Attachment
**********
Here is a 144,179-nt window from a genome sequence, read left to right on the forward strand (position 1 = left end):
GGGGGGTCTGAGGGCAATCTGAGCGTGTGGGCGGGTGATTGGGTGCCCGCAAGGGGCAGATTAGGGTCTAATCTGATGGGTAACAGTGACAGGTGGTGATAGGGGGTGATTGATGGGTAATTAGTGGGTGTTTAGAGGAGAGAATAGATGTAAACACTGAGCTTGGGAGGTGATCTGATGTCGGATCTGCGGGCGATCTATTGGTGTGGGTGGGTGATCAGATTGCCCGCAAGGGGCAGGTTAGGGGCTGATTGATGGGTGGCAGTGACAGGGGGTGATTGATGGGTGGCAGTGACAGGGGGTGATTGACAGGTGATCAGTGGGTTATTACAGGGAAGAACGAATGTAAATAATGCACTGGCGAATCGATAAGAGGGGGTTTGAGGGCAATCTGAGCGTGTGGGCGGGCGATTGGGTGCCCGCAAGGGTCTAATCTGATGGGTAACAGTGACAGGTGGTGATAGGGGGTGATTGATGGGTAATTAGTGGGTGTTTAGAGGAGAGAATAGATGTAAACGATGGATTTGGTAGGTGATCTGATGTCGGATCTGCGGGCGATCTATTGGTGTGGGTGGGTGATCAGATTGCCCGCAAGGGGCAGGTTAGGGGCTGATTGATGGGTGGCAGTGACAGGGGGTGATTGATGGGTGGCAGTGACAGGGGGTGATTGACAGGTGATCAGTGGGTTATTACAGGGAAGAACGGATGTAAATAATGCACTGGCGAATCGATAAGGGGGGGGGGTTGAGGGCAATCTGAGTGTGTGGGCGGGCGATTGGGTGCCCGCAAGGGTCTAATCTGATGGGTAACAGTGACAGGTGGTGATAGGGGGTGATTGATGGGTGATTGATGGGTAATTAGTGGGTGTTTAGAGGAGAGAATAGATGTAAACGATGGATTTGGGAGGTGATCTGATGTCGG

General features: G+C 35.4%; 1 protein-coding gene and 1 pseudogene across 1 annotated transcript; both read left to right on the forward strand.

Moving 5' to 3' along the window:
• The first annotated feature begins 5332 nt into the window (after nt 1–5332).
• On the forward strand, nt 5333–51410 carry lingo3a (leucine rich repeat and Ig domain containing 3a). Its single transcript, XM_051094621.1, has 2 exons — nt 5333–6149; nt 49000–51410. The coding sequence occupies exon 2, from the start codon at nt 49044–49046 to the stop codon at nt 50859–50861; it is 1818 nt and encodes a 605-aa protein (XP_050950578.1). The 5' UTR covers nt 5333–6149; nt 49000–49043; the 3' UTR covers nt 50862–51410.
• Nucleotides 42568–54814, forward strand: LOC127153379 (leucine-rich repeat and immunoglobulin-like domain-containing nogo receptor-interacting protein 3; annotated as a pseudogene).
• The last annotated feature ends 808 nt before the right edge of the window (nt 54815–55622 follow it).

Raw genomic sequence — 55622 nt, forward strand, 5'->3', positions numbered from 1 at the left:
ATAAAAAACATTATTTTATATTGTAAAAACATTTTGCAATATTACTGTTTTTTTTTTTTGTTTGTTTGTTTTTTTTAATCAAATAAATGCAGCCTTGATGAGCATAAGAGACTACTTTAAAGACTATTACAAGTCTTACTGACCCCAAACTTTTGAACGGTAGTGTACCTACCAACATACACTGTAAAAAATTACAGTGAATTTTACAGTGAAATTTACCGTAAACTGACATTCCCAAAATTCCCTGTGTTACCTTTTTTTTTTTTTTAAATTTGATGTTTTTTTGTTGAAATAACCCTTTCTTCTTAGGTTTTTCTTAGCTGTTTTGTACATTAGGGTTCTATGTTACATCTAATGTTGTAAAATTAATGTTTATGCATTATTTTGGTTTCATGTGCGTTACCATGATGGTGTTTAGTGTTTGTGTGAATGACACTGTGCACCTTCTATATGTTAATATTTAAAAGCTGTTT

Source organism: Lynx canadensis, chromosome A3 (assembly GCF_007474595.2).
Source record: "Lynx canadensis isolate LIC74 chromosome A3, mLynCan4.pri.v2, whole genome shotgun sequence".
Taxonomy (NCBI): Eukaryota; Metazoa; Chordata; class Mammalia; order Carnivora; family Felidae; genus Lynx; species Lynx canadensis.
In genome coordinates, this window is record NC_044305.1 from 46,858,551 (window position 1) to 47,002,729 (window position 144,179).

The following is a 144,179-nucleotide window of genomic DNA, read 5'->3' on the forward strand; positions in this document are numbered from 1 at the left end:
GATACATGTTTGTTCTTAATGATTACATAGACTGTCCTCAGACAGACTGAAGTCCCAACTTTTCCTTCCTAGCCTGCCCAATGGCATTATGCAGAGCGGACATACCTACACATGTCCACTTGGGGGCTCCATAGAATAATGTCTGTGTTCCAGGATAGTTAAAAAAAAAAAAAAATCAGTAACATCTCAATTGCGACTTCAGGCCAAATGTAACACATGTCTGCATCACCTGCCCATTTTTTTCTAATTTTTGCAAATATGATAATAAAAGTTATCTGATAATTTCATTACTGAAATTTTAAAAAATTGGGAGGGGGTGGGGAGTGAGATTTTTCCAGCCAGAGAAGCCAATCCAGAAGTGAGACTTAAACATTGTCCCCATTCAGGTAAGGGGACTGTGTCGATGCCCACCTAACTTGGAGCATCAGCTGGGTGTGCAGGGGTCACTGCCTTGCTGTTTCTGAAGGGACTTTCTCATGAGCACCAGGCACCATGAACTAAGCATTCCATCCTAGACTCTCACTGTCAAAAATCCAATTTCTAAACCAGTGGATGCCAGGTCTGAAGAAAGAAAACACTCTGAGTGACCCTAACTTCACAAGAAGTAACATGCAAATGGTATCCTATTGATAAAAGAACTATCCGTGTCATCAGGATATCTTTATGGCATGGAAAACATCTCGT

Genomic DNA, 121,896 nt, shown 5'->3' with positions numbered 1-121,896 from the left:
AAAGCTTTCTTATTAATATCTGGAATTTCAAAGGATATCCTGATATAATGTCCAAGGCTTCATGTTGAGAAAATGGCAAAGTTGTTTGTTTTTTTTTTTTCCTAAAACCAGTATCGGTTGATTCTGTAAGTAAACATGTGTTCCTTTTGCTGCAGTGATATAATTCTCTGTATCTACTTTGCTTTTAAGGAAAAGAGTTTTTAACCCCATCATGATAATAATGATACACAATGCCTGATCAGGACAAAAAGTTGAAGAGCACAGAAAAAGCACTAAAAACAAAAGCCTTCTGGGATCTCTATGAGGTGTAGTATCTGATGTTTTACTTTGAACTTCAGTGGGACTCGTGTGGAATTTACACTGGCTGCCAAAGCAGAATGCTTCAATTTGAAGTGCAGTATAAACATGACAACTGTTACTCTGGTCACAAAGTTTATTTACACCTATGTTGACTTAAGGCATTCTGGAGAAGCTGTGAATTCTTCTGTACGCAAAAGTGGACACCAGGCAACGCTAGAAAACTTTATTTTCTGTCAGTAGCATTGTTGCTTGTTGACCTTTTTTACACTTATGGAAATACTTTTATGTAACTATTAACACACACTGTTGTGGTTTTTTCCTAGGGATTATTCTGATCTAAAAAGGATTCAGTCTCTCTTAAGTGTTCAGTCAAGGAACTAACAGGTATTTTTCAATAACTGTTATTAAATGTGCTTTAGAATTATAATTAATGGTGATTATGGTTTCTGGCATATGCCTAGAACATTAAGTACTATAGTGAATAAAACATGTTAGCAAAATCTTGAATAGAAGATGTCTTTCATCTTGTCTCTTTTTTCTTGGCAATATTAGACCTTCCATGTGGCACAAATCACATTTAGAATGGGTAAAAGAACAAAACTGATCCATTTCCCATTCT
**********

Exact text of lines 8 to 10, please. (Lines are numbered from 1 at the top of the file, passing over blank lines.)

• The last annotated feature ends 808 nt before the right edge of the window (nt 54815–55622 follow it).

Raw genomic sequence — 55622 nt, forward strand, 5'->3', positions numbered from 1 at the left:
ATAAAAAACATTATTTTATATTGTAAAAACATTTTGCAATATTACTGTTTTTTTTTTTTGTTTGTTTGTTTTTTTTAATCAAATAAATGCAGCCTTGATGAGCATAAGAGACTACTTTAAAGACTATTACAAGTCTTACTGACCCCAAACTTTTGAACGGTAGTGTACCTACCAACATACACTGTAAAAAATTACAGTGAATTTTACAGTGAAATTTACCGTAAACTGACATTCCCAAAATTCCCTGTGTTACCTTTTTTTTTTTTTTAAATTTGATGTTTTTTTGTTGAAATAACCCTTTCTTCTTAGGTTTTTCTTAGCTGTTTTGTACATTAGGGTTCTATGTTACATCTAATGTTGTAAAATTAATGTTTATGCATTATTTTGGTTTCATGTGCGTTACCATGATGGTGTTTAGTGTTTGTGTGAATGACACTGTGCACCTTCTATATGTTAATATTTAAAAGCTGTTT